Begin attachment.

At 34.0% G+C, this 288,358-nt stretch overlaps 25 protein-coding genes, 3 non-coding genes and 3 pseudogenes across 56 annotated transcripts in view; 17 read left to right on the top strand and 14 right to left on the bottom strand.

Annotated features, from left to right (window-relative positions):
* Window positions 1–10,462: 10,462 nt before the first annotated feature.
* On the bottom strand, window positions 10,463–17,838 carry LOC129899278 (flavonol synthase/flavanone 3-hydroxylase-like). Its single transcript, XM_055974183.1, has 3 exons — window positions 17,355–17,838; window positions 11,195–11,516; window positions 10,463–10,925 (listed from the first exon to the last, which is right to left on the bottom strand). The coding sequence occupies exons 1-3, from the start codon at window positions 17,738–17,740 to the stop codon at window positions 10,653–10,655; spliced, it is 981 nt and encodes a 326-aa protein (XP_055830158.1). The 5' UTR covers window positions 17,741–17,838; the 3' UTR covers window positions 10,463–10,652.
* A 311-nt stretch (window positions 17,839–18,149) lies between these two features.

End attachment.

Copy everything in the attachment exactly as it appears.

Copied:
At 34.0% G+C, this 288,358-nt stretch overlaps 25 protein-coding genes, 3 non-coding genes and 3 pseudogenes across 56 annotated transcripts in view; 17 read left to right on the top strand and 14 right to left on the bottom strand.

Annotated features, from left to right (window-relative positions):
* Window positions 1–10,462: 10,462 nt before the first annotated feature.
* On the bottom strand, window positions 10,463–17,838 carry LOC129899278 (flavonol synthase/flavanone 3-hydroxylase-like). Its single transcript, XM_055974183.1, has 3 exons — window positions 17,355–17,838; window positions 11,195–11,516; window positions 10,463–10,925 (listed from the first exon to the last, which is right to left on the bottom strand). The coding sequence occupies exons 1-3, from the start codon at window positions 17,738–17,740 to the stop codon at window positions 10,653–10,655; spliced, it is 981 nt and encodes a 326-aa protein (XP_055830158.1). The 5' UTR covers window positions 17,741–17,838; the 3' UTR covers window positions 10,463–10,652.
* A 311-nt stretch (window positions 17,839–18,149) lies between these two features.